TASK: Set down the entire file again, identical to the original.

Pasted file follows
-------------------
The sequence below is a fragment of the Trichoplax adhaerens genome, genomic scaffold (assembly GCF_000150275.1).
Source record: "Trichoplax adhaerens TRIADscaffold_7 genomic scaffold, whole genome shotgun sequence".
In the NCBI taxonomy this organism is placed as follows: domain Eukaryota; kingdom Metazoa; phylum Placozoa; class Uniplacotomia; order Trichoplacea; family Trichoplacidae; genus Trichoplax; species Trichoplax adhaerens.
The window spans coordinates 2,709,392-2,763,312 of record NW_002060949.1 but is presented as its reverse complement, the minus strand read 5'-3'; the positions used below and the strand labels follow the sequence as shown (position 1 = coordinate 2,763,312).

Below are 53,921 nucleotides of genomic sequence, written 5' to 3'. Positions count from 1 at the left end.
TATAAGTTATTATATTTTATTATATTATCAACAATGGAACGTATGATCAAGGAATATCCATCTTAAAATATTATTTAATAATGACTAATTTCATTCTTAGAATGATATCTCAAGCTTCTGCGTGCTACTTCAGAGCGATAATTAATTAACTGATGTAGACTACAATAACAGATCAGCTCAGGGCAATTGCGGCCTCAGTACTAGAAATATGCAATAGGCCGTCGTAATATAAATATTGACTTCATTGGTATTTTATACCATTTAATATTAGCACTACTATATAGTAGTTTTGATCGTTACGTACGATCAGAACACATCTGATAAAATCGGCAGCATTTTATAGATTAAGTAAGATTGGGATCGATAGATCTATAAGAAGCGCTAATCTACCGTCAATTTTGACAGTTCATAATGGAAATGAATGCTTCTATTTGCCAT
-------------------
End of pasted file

The sequence below is a fragment of the Trichoplax adhaerens genome, genomic scaffold (assembly GCF_000150275.1).
Source record: "Trichoplax adhaerens TRIADscaffold_7 genomic scaffold, whole genome shotgun sequence".
In the NCBI taxonomy this organism is placed as follows: domain Eukaryota; kingdom Metazoa; phylum Placozoa; class Uniplacotomia; order Trichoplacea; family Trichoplacidae; genus Trichoplax; species Trichoplax adhaerens.
The window spans coordinates 2,709,392-2,763,312 of record NW_002060949.1 but is presented as its reverse complement, the minus strand read 5'-3'; the positions used below and the strand labels follow the sequence as shown (position 1 = coordinate 2,763,312).

Below are 53,921 nucleotides of genomic sequence, written 5' to 3'. Positions count from 1 at the left end.
TATAAGTTATTATATTTTATTATATTATCAACAATGGAACGTATGATCAAGGAATATCCATCTTAAAATATTATTTAATAATGACTAATTTCATTCTTAGAATGATATCTCAAGCTTCTGCGTGCTACTTCAGAGCGATAATTAATTAACTGATGTAGACTACAATAACAGATCAGCTCAGGGCAATTGCGGCCTCAGTACTAGAAATATGCAATAGGCCGTCGTAATATAAATATTGACTTCATTGGTATTTTATACCATTTAATATTAGCACTACTATATAGTAGTTTTGATCGTTACGTACGATCAGAACACATCTGATAAAATCGGCAGCATTTTATAGATTAAGTAAGATTGGGATCGATAGATCTATAAGAAGCGCTAATCTACCGTCAATTTTGACAGTTCATAATGGAAATGAATGCTTCTATTTGCCAT